Diving Into Succulents for Drought

This five-gallon potted Agave americana ‘Medio Picta’ adds succulent zest to this border.

With statewide water cutbacks in California, everyone will have to rethink some of the plants in their home landscape. Rather than viewing this as a tragedy, make it an opportunity to dive into some of trendiest plants filling gardens of the rich and famous: succulents.  If you’ve always wanted that great succulent look, but have never grown one before, there is no better time to make the change.

Extraordinary Echeveria hybrids can be inserted into beds and borders as individual accent plants.

In the past, most gardeners planted water-guzzling garden flowers.  Instead, fill these spaces with exciting and colorful succulents.  This is a great idea for high-profile areas around outdoor living spaces, pools and spas, or courtyards where you can enjoy their diverse beauty up close and personal.  Be prepared to treat them as seasonal color if you live in a frosty climate; just dig and pot them up at summer’s end to green up indoor rooms all winter long.

The single biggest problem with succulents in traditional gardens is too much water caused by over irrigating in slow-draining ground.  This condition rots succulent roots and stems like an overwatered houseplant, so they fail to thrive.  When irrigation cut backs are drying out your planters, solve the soil dilemma by creating pockets of Black Gold Cactus Mix to improve rooting conditions.

raised bed
Spice up raised planters by replacing the top six inches of soil with Black Gold Cactus Mix and plant with colorful small succulents.

Do this with larger succulents by replacing the soil one planting hole at the time.  This brings the vibrant echeverias, festive flapjacks, and the popular black aeonium into your yard.  If you’re planting a six-inch potted specimen, dig your hole twice as wide and half again as deep as the nursery root ball.  Puncture the natural soil at bottom of the hole numerous times with a piece of pipe or rebar.  Go as deeply as you can to provide miniature sumps where water will go rather than accumulating at the bottom of the hole.  Then fill with potting soil and plant away.

If you have a built-in masonry planter, create a jewel-box garden.  This is a term is used for the vivid succulent gardens that are as colorful as the contents of grandmother’s costume jewelry box.  Here you can plant the lovely rainbow of kalanchoes, flowering aloes and geometric crassulas.  When you add cold hardy succulents such as sedum and sempervivums, they’ll remain through the coldest winter to again anchor next year’s display.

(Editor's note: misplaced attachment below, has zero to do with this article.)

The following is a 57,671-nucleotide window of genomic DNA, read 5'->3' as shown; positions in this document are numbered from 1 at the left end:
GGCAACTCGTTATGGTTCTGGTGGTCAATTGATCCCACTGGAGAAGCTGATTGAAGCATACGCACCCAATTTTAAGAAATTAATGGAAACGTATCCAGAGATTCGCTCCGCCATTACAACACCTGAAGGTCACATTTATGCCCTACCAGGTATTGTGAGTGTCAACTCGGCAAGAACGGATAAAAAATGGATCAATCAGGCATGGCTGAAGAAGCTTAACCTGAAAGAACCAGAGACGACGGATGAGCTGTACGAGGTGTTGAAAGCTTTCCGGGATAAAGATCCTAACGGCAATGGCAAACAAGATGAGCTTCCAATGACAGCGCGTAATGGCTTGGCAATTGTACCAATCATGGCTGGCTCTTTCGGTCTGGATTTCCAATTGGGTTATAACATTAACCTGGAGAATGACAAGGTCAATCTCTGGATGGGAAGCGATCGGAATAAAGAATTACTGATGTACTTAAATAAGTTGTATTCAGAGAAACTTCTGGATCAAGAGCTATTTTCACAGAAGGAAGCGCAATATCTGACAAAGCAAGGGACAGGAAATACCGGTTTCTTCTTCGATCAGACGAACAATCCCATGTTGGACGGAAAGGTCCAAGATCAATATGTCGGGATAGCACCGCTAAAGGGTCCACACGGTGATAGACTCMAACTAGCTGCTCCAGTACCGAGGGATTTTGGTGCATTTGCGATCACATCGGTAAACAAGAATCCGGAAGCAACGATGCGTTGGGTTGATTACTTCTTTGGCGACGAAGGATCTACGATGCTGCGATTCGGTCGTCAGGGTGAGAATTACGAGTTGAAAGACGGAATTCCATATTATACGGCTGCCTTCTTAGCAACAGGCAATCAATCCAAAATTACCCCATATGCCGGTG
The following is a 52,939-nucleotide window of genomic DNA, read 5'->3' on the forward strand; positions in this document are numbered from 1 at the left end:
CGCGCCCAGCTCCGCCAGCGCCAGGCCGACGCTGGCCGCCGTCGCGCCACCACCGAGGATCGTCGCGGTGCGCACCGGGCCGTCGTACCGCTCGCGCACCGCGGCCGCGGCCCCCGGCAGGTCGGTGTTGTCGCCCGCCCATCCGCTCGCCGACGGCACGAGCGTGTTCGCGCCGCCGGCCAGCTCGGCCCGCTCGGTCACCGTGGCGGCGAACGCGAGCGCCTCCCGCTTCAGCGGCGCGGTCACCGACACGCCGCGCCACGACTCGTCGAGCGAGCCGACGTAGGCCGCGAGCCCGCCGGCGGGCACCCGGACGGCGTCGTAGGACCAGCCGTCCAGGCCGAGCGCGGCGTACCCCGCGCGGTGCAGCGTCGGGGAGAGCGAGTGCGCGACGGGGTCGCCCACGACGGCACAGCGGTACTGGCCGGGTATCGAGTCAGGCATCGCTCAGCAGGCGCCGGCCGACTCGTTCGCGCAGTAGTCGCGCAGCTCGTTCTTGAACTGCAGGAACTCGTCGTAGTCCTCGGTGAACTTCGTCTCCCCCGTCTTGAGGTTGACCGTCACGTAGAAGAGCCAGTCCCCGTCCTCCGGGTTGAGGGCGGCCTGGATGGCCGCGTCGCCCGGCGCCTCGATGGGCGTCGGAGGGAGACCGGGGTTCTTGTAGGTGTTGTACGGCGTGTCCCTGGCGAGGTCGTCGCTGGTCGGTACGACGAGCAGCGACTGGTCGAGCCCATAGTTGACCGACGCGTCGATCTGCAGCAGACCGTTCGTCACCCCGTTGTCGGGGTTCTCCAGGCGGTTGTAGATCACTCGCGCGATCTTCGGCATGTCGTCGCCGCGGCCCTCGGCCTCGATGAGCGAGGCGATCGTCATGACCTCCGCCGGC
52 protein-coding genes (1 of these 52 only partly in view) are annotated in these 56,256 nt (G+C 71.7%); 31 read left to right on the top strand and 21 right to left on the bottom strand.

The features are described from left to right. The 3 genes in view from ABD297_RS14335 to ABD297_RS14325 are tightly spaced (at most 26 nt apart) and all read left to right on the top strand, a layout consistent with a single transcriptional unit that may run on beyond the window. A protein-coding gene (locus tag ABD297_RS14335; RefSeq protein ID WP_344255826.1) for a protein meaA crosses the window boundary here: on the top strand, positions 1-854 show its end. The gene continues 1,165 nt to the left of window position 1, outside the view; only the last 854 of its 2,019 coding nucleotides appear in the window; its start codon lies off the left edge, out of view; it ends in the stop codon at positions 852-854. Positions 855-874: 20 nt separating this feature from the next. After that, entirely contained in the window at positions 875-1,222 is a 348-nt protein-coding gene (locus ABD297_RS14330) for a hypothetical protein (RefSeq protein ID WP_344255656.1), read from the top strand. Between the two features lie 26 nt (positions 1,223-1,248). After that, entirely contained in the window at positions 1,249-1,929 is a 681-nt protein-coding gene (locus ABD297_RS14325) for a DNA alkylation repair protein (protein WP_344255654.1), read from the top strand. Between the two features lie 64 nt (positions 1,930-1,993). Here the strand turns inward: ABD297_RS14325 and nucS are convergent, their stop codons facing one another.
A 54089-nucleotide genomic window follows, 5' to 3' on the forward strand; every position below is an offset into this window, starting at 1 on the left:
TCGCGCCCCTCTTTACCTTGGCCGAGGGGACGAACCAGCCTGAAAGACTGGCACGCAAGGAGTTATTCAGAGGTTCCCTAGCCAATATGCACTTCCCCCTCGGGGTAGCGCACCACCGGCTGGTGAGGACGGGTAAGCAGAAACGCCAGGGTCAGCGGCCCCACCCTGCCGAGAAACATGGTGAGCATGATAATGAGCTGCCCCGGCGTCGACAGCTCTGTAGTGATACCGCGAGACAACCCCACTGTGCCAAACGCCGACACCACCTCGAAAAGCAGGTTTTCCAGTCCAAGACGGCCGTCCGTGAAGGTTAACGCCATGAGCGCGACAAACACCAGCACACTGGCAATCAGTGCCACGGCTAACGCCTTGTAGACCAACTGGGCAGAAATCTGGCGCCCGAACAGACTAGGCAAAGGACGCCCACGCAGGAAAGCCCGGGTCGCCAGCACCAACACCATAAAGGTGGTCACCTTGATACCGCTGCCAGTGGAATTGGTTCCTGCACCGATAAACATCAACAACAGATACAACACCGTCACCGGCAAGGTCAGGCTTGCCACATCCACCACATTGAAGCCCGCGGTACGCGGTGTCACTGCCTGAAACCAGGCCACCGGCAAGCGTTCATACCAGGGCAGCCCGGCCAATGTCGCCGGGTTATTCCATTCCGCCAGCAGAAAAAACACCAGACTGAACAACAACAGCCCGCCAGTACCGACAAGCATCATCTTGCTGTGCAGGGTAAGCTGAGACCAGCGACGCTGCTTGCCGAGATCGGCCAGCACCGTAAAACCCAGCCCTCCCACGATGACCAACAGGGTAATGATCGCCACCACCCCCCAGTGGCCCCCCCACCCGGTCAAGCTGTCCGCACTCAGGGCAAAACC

BG Cactus Mix front
BG Cactus Mix is a great choice when planting succulents for drought.

Remove the top six inches of soil in the planter and replace it with cactus potting soil, then arrange your colors in drifts or swaths of small bright plants.  Accent them with sparkling slag glass, driftwood or special rock minerals and crystals for an exciting jewel-box look.

Although this California drought is a disaster for many, it may be the catalyst you need to replace  water-intensive plants with exciting new succulents.  Sure, you may not know their names or their ultimate form, but over the coming months you’ll learn to recognize them and get a feel for how each grows.   And though we are often averse to change in life, it’s the doorway to our greatest accomplishments.

About Maureen Gilmer

Maureen Gilmer is celebrating her 40th year in California horticulture and photojournalism as the most widely published professional in the state. She is the author of 21 books on gardening, design and the environment, is a widely published photographer, and syndicated with Tribune Content Agency. She is the weekly horticultural columnist for the Desert Sun newspaper in Palm Springs and contributes to Desert Magazine, specializing on arid zone plants and practices for a changing climate. She works and lives in the remote high desert for firsthand observations of native species. Her latest book is The Colorful Dry Garden published by Sasquatch Books. When not writing or photographing she is out exploring the desert on her Arabian horse. She lives in Morongo Valley with her husband Jim and two rescue pit bulls. When not writing or photographing she is usually out riding her quarter horse.

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